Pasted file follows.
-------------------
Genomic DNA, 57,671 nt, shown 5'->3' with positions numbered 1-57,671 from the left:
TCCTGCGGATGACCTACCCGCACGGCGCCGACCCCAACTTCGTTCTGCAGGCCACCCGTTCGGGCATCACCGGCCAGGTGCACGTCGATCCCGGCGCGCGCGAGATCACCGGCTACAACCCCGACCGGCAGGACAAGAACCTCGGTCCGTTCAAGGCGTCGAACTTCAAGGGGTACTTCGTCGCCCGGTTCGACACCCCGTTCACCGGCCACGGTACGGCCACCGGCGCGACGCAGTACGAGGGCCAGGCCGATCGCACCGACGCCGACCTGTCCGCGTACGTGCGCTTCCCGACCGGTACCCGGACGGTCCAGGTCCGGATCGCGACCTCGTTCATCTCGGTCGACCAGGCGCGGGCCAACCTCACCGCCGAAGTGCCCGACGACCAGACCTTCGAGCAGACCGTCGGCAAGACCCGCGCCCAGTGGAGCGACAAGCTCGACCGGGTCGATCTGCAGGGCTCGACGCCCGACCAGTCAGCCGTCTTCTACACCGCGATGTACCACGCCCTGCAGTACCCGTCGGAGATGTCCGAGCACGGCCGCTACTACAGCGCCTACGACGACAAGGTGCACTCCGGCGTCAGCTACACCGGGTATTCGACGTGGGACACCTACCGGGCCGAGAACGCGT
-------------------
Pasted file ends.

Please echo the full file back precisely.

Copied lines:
Genomic DNA, 57,671 nt, shown 5'->3' with positions numbered 1-57,671 from the left:
TCCTGCGGATGACCTACCCGCACGGCGCCGACCCCAACTTCGTTCTGCAGGCCACCCGTTCGGGCATCACCGGCCAGGTGCACGTCGATCCCGGCGCGCGCGAGATCACCGGCTACAACCCCGACCGGCAGGACAAGAACCTCGGTCCGTTCAAGGCGTCGAACTTCAAGGGGTACTTCGTCGCCCGGTTCGACACCCCGTTCACCGGCCACGGTACGGCCACCGGCGCGACGCAGTACGAGGGCCAGGCCGATCGCACCGACGCCGACCTGTCCGCGTACGTGCGCTTCCCGACCGGTACCCGGACGGTCCAGGTCCGGATCGCGACCTCGTTCATCTCGGTCGACCAGGCGCGGGCCAACCTCACCGCCGAAGTGCCCGACGACCAGACCTTCGAGCAGACCGTCGGCAAGACCCGCGCCCAGTGGAGCGACAAGCTCGACCGGGTCGATCTGCAGGGCTCGACGCCCGACCAGTCAGCCGTCTTCTACACCGCGATGTACCACGCCCTGCAGTACCCGTCGGAGATGTCCGAGCACGGCCGCTACTACAGCGCCTACGACGACAAGGTGCACTCCGGCGTCAGCTACACCGGGTATTCGACGTGGGACACCTACCGGGCCGAGAACGCGT